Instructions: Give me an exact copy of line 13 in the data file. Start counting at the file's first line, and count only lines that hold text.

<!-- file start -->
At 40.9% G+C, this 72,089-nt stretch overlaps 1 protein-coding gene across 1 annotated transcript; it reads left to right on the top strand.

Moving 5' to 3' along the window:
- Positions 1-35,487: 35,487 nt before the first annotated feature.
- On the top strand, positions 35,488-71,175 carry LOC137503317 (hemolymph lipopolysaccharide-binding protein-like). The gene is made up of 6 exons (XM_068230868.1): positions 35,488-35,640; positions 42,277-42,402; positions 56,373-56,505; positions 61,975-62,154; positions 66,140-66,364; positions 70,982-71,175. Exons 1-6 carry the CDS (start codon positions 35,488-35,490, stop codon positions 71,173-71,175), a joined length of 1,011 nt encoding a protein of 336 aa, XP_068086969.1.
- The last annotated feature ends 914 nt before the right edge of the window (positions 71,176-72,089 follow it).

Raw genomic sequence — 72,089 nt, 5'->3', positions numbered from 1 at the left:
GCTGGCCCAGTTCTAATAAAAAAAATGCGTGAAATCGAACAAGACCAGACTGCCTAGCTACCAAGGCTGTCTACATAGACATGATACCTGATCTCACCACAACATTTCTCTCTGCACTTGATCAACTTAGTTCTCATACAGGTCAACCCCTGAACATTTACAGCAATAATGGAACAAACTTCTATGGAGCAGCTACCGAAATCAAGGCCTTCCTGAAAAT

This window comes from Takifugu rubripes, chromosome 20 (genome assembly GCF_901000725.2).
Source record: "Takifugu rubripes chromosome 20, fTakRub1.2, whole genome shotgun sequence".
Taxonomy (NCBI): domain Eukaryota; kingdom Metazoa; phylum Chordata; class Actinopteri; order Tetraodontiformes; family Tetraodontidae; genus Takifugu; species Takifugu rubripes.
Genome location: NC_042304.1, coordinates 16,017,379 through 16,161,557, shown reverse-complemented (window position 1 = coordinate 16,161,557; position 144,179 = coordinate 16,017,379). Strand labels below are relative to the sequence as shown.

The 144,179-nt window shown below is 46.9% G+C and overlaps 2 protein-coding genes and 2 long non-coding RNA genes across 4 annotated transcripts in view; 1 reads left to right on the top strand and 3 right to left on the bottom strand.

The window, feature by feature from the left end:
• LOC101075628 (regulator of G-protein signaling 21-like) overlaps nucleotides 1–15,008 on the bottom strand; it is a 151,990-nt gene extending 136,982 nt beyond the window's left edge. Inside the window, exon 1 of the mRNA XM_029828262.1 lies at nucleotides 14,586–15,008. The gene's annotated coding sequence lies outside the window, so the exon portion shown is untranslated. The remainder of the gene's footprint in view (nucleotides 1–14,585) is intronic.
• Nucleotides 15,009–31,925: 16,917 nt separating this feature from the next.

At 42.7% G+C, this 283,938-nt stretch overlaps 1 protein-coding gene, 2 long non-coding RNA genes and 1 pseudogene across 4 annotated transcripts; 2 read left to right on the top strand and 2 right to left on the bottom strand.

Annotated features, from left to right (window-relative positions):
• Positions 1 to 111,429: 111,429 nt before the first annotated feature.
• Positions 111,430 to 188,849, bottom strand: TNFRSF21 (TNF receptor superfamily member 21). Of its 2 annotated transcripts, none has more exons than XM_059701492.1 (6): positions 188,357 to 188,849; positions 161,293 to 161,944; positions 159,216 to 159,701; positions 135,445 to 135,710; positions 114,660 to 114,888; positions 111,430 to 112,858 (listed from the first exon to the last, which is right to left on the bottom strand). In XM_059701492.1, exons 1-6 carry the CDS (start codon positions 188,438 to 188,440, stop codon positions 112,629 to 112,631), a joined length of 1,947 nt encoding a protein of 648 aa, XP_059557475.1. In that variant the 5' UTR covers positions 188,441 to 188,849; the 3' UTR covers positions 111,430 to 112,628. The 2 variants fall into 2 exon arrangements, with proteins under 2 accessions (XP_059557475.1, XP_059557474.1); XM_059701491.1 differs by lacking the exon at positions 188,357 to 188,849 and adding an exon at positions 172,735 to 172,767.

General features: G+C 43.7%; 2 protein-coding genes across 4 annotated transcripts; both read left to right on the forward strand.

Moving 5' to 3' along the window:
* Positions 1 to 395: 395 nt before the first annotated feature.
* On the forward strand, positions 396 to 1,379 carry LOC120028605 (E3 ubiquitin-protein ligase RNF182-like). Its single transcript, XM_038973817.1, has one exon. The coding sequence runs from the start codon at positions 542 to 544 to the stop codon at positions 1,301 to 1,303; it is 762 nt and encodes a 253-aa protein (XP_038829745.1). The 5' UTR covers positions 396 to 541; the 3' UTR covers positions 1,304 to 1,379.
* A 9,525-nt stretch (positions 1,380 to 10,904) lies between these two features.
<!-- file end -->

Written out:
The window, feature by feature from the left end: